The results of a recent UK survey suggests that the media landscape is changing rapidly. More traditional media companies are generating exclusive online content, allowing user generated content (UGC), blogging, and offering multimedia.
Though only 47 journalists, from a variety of organisations, completed the survey, it still provides some interesting insights.
Only 2% of those said they worked for a media company who did not have some kind of online presence, and while over half of respondents said that their traditional print or broadcast presence still drew the biggest audience, 20% said that their online presence pulled in the most readers. One-sixth of those who answered said that their organisation only had an online presence.
Nearly a quarter said that up to 20% of the content produced online was original, rather than ported across from existing offline content. A further 22% said that between 20 and 40 per cent was original, 11% saying 41-60%, 2% saying 61-80%, and 8.9% saying 81-100%.
Nearly three-quarters said that their organisation offered journalist-authored blogs, while one in five said they allowed user-generated blogs. 65% offered TV and video clips, 63% podcasts, 43% video podcasts, and 65% discussion boards. Less than one in five said they offered none of the listed features.
Nearly 90% of respondents said that they allowed users to comment on online stories, while nearly half said they would publish user pictures. Three in ten said they regularly quoted bloggers (hopefully with attribution?) and one in ten said they regularly featured third-party bloggers on their site. Only 9% said they allowed no UGC except for more traditional methods.
When it came to training in generating and working with new media content, 65% said they’d had none. Nearly 9% said they had video presenting training, with a similar number having had audio/podcast training. 13% had “writing for the web” training while just 4% said they’d had specific blogging training. Unfortunately, there’s no way of telling just how good that training was.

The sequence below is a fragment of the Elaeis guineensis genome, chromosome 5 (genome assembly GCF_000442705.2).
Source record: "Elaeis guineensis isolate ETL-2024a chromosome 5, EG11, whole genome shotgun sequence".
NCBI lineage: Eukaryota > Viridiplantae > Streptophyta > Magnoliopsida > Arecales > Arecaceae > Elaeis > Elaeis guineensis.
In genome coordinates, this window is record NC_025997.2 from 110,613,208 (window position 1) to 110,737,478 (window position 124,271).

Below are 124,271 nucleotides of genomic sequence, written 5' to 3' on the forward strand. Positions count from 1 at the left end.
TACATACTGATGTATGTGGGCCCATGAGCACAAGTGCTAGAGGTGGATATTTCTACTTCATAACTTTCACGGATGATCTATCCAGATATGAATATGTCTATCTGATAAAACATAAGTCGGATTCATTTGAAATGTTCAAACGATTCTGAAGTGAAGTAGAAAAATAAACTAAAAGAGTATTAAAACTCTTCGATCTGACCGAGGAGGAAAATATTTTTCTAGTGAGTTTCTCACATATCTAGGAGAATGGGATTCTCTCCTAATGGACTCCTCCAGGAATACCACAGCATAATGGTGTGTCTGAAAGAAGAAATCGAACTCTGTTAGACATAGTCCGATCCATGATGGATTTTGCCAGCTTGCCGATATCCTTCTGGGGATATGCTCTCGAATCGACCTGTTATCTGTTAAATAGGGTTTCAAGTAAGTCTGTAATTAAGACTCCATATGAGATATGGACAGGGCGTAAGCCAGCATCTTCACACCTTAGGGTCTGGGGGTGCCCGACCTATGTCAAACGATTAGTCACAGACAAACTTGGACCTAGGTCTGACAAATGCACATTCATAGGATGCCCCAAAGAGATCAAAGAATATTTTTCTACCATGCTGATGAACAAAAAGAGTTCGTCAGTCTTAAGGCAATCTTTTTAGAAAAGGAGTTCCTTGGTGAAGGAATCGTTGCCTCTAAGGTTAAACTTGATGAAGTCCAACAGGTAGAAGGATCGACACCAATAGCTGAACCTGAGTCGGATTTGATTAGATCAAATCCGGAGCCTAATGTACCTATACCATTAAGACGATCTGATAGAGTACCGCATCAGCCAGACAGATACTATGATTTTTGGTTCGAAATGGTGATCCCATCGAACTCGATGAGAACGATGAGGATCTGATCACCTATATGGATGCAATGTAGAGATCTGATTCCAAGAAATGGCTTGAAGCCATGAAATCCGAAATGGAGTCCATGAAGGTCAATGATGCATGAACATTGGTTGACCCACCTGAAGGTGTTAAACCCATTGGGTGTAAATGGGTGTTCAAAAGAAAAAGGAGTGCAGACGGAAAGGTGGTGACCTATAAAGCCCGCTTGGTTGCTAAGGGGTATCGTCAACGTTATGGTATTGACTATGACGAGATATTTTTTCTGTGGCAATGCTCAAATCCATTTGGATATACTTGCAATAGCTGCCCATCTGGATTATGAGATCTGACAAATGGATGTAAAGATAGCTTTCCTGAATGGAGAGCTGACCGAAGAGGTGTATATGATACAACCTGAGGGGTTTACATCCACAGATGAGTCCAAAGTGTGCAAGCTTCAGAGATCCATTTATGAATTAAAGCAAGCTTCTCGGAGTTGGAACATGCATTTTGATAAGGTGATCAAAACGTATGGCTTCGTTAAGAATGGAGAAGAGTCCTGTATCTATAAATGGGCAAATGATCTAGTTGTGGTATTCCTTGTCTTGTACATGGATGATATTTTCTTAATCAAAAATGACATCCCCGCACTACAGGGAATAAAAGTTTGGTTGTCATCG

Moving to the world of PR, nearly all those who responded said that PR companies should email press releases, while around one in five said they should offer social media news releases.
Three in ten journalists believe that online media has already become the most important channel for their media organisation. One in ten said that it would likely become so within the year. 35% said within five years, and 13% said within 10 years. Only 13% said they thought that it never would.
Journalists believe that they now have to work harder, longer hours, as they were expected to produce more content across multiple platforms. One-third said they were expected to create video content, while 30% said they now had less time to research stories, and 44% used blogs as a key new source of stories.
Some interesting insights into the changing shape of media, and the growing importance on blogging and bloggers.
The complete report can be found at Shorthand2Broadband.com (free registration required)